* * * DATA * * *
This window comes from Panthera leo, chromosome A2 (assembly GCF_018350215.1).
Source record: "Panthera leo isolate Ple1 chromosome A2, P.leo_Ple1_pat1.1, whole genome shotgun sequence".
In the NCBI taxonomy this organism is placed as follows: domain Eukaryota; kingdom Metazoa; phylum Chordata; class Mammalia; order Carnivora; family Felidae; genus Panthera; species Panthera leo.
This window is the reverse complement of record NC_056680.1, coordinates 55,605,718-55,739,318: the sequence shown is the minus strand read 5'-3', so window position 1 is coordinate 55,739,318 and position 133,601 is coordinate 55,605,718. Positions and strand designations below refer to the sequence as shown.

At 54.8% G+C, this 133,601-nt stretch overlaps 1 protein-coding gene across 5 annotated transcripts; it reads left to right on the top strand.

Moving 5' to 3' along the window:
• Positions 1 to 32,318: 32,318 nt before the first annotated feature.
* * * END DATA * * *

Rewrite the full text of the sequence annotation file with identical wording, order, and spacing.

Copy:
This window comes from Panthera leo, chromosome A2 (assembly GCF_018350215.1).
Source record: "Panthera leo isolate Ple1 chromosome A2, P.leo_Ple1_pat1.1, whole genome shotgun sequence".
In the NCBI taxonomy this organism is placed as follows: domain Eukaryota; kingdom Metazoa; phylum Chordata; class Mammalia; order Carnivora; family Felidae; genus Panthera; species Panthera leo.
This window is the reverse complement of record NC_056680.1, coordinates 55,605,718-55,739,318: the sequence shown is the minus strand read 5'-3', so window position 1 is coordinate 55,739,318 and position 133,601 is coordinate 55,605,718. Positions and strand designations below refer to the sequence as shown.

At 54.8% G+C, this 133,601-nt stretch overlaps 1 protein-coding gene across 5 annotated transcripts; it reads left to right on the top strand.

Moving 5' to 3' along the window:
• Positions 1 to 32,318: 32,318 nt before the first annotated feature.